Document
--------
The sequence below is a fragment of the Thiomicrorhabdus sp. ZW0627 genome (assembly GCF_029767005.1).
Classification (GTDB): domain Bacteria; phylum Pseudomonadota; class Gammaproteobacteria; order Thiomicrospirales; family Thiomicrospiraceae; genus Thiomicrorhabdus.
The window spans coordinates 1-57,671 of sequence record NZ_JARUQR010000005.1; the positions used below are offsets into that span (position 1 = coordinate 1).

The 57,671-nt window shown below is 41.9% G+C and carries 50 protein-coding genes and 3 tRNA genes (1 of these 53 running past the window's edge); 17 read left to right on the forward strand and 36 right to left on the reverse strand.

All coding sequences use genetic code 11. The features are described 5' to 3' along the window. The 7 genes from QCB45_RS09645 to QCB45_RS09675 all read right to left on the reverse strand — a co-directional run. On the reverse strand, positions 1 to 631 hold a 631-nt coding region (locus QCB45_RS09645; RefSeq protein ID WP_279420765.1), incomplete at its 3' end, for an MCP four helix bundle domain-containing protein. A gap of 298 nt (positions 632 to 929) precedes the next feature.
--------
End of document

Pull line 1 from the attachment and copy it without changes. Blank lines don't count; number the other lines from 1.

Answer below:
The sequence below is a fragment of the Thiomicrorhabdus sp. ZW0627 genome (assembly GCF_029767005.1).